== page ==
to invest in technology than any significant indigenous technological
Building a more powerful computer is accomplished today by linking together an
incrementally larger cluster of processors and writing software that allows
them to operate together, rather than (in most cases) designing a new and
groundbreaking computing technology. The cost to build a top supercomputer has
also dropped precipitously in the past 10 years, meaning that the Chinese had
to invest a relatively smaller sum compared to the amount spent by US
institutions to develop top supercomputers just ten years ago.
This is not to say that China's newest and most powerful supercomputer, the
Tianhe-1A (which translates as "Milky Way") is not innovative. It combines its
CPUs (central processing units) with GPUs (graphics processing units) to
increase performance, consumes significantly less energy than its peers in the
United States, and possesses a Chinese-designed interconnect chip and software
that links the cluster together.
The system also contains 2048 Chinese-made Galaxy FT-1000 processors with an
undisclosed purpose, likely as a memory controller/synchronizer to boost the
speed of the system. The bulk of its hardware, however, is still designed by
Intel and NVIDIA, which are both based in California. This means that while
Chinese labs may be working hard to produce entirely indigenous supercomputer
systems, they currently still rely on foreign imports.
Just having a faster machine does not in itself provide any advantage for
Chinese researchers either. In some sense building the Tianhe-1A only provides
China with a showy muscle car: it might be able to go from 0 to 60 mph (0 to 97
km/h or 0 to 27 m/s) in 3 seconds, but that doesn't provide much added utility
if the owner is only using it to drive to work. The real test of innovative
ability will be in designing specific applications for the computer's power so
that it does not lie idle for most of the day. Building such a large cluster
will also be a waste if it is used for decentralized or cloud computing instead
of concentrating on a few very large and knotty problems, since smaller and
cheaper computer systems could be used for easier tasks.
China's supercomputer dominance cannot then be taken as a signal of US
technological inferiority. If US researchers and policymakers are to take any
lesson from the November 2010 Top 500 listing, it is that the playing field has
been leveled. By investing heavily in high performance computing and making it
a feature of the 11th 5-year Plan for Technology, Beijing has proved that it is
serious about its goals for high performance computing and is willing to devote
the necessary resources for research and development. China's supercomputing
research labs may not be superior to similar facilities in the United States,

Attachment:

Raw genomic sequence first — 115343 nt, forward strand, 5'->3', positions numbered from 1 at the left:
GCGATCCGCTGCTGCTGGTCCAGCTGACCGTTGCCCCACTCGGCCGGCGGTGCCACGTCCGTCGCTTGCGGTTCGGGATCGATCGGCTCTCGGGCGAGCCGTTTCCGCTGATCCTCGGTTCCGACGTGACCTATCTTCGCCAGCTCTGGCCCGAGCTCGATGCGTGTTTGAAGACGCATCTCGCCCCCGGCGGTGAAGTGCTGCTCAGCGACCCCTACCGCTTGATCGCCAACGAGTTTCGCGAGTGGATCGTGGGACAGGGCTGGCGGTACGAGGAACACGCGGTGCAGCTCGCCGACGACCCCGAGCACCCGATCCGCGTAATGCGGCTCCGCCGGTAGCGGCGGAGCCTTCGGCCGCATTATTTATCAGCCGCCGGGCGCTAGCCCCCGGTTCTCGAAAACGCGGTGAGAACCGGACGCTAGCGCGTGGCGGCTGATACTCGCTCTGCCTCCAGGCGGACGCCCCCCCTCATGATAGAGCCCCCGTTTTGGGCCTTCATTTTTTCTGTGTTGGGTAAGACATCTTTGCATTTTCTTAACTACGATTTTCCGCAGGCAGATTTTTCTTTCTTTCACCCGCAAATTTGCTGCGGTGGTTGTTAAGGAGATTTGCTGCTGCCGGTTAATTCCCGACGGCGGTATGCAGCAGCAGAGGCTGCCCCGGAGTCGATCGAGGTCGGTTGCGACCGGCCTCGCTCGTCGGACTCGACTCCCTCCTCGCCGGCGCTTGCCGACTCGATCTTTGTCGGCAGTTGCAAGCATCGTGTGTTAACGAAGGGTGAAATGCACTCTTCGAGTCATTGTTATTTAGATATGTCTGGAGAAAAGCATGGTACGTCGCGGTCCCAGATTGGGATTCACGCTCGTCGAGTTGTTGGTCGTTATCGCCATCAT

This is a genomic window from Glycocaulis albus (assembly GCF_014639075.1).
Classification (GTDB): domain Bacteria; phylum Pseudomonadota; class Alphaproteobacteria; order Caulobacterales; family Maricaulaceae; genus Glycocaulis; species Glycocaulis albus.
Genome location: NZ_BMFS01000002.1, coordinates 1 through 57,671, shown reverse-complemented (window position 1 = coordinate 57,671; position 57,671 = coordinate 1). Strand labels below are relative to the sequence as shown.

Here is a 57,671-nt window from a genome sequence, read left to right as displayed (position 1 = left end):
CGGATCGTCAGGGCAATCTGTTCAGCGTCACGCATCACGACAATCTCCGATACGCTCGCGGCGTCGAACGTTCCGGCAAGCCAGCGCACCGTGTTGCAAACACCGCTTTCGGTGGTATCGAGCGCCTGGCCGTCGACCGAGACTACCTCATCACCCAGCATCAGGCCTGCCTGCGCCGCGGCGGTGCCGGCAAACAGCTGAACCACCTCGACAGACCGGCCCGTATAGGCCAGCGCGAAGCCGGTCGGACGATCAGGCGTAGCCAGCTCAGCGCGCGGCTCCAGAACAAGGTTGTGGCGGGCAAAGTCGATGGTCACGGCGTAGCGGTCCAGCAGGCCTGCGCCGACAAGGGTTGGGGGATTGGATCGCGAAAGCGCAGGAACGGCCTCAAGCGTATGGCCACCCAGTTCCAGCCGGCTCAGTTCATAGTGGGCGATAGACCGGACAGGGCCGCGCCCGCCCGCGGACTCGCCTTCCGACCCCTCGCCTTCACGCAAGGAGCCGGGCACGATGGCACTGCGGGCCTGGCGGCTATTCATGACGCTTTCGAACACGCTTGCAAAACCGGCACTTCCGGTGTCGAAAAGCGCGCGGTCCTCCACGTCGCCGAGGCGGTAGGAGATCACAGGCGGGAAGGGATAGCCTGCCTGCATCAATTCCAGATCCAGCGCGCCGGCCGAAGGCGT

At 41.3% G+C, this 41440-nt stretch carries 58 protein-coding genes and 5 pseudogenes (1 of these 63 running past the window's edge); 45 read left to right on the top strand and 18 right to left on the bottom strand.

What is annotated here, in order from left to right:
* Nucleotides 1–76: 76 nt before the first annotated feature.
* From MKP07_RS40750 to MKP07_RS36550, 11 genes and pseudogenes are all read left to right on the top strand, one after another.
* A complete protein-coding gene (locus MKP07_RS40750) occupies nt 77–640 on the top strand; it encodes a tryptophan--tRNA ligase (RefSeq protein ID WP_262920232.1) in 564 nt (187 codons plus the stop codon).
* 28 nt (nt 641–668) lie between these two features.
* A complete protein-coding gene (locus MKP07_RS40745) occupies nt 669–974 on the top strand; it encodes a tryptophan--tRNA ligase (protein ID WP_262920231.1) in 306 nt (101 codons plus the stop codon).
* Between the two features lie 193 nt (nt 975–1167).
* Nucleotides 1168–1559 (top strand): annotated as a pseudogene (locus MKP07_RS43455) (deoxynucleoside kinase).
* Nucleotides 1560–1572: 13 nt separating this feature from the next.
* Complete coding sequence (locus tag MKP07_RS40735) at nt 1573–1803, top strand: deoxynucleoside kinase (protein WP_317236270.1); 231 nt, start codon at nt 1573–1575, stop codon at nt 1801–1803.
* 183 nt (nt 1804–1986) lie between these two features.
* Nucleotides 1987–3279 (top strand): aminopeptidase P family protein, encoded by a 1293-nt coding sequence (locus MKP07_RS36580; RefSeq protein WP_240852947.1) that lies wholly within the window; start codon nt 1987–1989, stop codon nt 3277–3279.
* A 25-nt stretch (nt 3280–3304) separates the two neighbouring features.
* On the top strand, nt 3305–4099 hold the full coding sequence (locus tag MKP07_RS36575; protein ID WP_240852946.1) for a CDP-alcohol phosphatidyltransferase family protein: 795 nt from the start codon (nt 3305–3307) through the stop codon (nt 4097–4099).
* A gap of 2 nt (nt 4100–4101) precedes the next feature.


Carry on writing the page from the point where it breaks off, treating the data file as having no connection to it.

but they currently enjoy generous funding and directives from central planners
to develop faster machines.
Now that China has demonstrated its commitment and ability to build faster
machines, it seems likely that the United States will respond to the challenge.
After Japan's surprise coup for the fastest computer, which lasted from
2002-2004, the US responded with an increase in research funding for
supercomputer projects and managed to push Japan entirely out of the top 10 by
Today US institutions have the capability to build faster machines, but
according to Jack Dongarra, the computer scientist at Oak Ridge Labs and the
University of Tennessee who oversees the judging of the Top 500, "it's a
question of will." According to an October 2010 report by the National Center
for Computational Sciences, two new supercomputers, each capable of more than
20 petaflops, are respectively under construction at Lawrence Livermore and Oak
Ridge National Labs, but the systems will not be operational until 2012 and few
details are available as to their systems.
This new wave of Chinese supercomputers has the potential to give Chinese
research institutions a leg up on the United States in terms of future defense
and commercial technological innovation, but the real test will be in software
and applications that may still be in development. A fast computer is a trove
of research potential, but if it lies untapped then the placement of a Chinese
machine into the number one spot will be nothing more than flag-waving.
Nevertheless, Chinese defense technology research labs now have the means,
motive, and opportunity to take advantage of high performance computing
resources. China's conventional and nuclear weapons design programs as well as
its intelligence and signal processing architecture have already progressed to
the stage where they can make efficient use of a growing supply of
supercomputers. Access to machines like the Tianhe-1A thus opens up new
horizons for Chinese defense researchers and cryptographers, and chips away at
the technological and military advantages of the United States.
Observers will have to come to terms with the fact that this is not a fluke or
a one-time effort to build a single machine and briefly upstage the Americans.
While American computing labs may be able to recover their lead in a few years,
this year's display of Chinese supercomputing power is only the latest
technology being churned out by Chinese research labs in a concerted push to
become a leading global innovator.